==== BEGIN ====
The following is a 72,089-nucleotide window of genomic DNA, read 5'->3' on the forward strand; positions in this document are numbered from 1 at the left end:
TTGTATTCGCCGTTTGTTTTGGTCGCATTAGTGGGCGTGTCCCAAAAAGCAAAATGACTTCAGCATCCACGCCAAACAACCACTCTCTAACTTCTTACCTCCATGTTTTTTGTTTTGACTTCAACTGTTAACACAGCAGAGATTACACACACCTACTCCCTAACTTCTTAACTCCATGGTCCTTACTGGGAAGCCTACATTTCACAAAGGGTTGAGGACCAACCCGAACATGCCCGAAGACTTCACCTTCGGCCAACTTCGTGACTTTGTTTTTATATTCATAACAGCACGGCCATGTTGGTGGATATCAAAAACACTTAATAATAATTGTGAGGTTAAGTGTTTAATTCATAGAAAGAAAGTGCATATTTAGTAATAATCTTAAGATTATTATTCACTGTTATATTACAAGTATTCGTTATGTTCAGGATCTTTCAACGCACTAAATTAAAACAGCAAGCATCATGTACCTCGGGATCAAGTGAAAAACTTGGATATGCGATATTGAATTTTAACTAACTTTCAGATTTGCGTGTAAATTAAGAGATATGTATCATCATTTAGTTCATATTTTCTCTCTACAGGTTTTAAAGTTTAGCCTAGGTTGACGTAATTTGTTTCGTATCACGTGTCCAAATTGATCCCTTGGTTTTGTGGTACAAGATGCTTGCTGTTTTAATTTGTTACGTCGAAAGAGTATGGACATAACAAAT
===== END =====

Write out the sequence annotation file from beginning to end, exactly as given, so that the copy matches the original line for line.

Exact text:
The following is a 72,089-nucleotide window of genomic DNA, read 5'->3' on the forward strand; positions in this document are numbered from 1 at the left end:
TTGTATTCGCCGTTTGTTTTGGTCGCATTAGTGGGCGTGTCCCAAAAAGCAAAATGACTTCAGCATCCACGCCAAACAACCACTCTCTAACTTCTTACCTCCATGTTTTTTGTTTTGACTTCAACTGTTAACACAGCAGAGATTACACACACCTACTCCCTAACTTCTTAACTCCATGGTCCTTACTGGGAAGCCTACATTTCACAAAGGGTTGAGGACCAACCCGAACATGCCCGAAGACTTCACCTTCGGCCAACTTCGTGACTTTGTTTTTATATTCATAACAGCACGGCCATGTTGGTGGATATCAAAAACACTTAATAATAATTGTGAGGTTAAGTGTTTAATTCATAGAAAGAAAGTGCATATTTAGTAATAATCTTAAGATTATTATTCACTGTTATATTACAAGTATTCGTTATGTTCAGGATCTTTCAACGCACTAAATTAAAACAGCAAGCATCATGTACCTCGGGATCAAGTGAAAAACTTGGATATGCGATATTGAATTTTAACTAACTTTCAGATTTGCGTGTAAATTAAGAGATATGTATCATCATTTAGTTCATATTTTCTCTCTACAGGTTTTAAAGTTTAGCCTAGGTTGACGTAATTTGTTTCGTATCACGTGTCCAAATTGATCCCTTGGTTTTGTGGTACAAGATGCTTGCTGTTTTAATTTGTTACGTCGAAAGAGTATGGACATAACAAAT